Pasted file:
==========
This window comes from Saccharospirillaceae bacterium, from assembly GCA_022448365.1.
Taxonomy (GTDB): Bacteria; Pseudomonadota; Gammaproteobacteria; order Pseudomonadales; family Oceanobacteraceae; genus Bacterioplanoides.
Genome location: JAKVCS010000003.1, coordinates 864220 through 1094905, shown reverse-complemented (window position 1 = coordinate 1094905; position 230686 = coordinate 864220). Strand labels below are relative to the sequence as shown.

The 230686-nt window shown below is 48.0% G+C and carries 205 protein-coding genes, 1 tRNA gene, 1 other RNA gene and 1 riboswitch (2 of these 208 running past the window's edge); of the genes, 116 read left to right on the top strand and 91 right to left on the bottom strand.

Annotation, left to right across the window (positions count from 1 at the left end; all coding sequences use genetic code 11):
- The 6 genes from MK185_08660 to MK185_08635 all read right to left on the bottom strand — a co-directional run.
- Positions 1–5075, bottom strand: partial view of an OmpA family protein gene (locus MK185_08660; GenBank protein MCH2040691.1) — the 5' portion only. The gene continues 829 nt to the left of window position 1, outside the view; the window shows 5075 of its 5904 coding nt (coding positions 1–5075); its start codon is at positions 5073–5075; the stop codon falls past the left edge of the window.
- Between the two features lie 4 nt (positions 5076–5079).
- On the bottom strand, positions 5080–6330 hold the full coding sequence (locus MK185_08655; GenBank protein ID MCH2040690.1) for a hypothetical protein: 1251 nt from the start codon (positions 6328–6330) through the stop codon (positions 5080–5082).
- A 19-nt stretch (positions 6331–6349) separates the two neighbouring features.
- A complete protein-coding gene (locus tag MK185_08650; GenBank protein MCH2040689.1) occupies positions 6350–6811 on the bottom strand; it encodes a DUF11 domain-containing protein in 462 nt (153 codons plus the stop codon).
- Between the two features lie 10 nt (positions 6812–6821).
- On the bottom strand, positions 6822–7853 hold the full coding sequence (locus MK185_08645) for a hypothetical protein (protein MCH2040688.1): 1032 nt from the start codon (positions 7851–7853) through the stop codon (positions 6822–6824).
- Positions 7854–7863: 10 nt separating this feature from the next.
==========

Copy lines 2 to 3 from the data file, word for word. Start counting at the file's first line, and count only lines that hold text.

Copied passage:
Taxonomy (GTDB): Bacteria; Pseudomonadota; Gammaproteobacteria; order Pseudomonadales; family Oceanobacteraceae; genus Bacterioplanoides.
Genome location: JAKVCS010000003.1, coordinates 864220 through 1094905, shown reverse-complemented (window position 1 = coordinate 1094905; position 230686 = coordinate 864220). Strand labels below are relative to the sequence as shown.